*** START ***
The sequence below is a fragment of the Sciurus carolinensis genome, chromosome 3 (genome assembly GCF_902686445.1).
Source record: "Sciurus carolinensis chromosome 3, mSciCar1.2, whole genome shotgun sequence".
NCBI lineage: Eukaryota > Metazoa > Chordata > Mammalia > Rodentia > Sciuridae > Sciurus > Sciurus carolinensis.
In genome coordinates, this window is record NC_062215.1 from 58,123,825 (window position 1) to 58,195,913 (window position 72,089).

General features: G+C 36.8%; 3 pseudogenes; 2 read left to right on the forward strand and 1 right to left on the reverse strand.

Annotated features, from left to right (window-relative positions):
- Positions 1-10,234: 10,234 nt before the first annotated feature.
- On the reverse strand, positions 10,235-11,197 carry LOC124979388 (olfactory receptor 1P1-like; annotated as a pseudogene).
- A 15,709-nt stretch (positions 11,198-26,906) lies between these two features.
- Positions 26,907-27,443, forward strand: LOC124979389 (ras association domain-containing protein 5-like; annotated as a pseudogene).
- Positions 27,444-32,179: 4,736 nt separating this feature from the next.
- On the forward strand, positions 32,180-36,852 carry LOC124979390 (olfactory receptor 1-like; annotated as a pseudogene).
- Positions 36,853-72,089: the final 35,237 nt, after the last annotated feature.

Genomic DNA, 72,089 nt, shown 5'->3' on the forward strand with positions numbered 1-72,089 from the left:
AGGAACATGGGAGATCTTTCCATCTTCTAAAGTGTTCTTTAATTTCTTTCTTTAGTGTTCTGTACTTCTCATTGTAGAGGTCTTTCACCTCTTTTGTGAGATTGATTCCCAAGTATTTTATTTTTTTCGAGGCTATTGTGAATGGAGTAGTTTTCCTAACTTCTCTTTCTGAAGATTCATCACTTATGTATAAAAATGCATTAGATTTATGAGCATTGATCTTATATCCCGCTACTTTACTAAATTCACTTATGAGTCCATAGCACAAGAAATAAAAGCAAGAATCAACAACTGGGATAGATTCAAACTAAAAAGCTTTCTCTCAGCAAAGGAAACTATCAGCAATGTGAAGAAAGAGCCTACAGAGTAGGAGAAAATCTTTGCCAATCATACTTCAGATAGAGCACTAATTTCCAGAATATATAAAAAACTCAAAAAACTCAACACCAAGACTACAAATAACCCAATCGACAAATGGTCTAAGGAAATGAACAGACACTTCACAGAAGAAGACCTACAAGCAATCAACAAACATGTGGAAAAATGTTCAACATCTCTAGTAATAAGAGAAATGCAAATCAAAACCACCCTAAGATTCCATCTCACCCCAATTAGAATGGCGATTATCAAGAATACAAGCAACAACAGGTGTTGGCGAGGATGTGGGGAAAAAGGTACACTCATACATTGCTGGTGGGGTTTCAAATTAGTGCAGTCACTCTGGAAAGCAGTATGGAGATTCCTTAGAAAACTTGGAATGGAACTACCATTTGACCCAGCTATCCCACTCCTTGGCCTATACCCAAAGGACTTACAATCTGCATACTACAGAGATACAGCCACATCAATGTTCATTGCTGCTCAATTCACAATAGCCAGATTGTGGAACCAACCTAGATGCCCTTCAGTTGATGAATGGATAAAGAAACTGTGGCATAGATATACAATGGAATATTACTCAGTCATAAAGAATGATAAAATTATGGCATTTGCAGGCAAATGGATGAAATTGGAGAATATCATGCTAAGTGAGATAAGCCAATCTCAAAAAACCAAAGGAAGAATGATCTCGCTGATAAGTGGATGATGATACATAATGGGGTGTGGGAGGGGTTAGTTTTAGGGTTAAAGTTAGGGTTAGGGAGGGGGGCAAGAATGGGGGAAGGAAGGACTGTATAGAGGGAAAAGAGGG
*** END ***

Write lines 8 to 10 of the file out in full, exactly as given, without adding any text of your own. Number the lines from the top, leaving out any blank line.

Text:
- On the reverse strand, positions 10,235-11,197 carry LOC124979388 (olfactory receptor 1P1-like; annotated as a pseudogene).
- A 15,709-nt stretch (positions 11,198-26,906) lies between these two features.
- Positions 26,907-27,443, forward strand: LOC124979389 (ras association domain-containing protein 5-like; annotated as a pseudogene).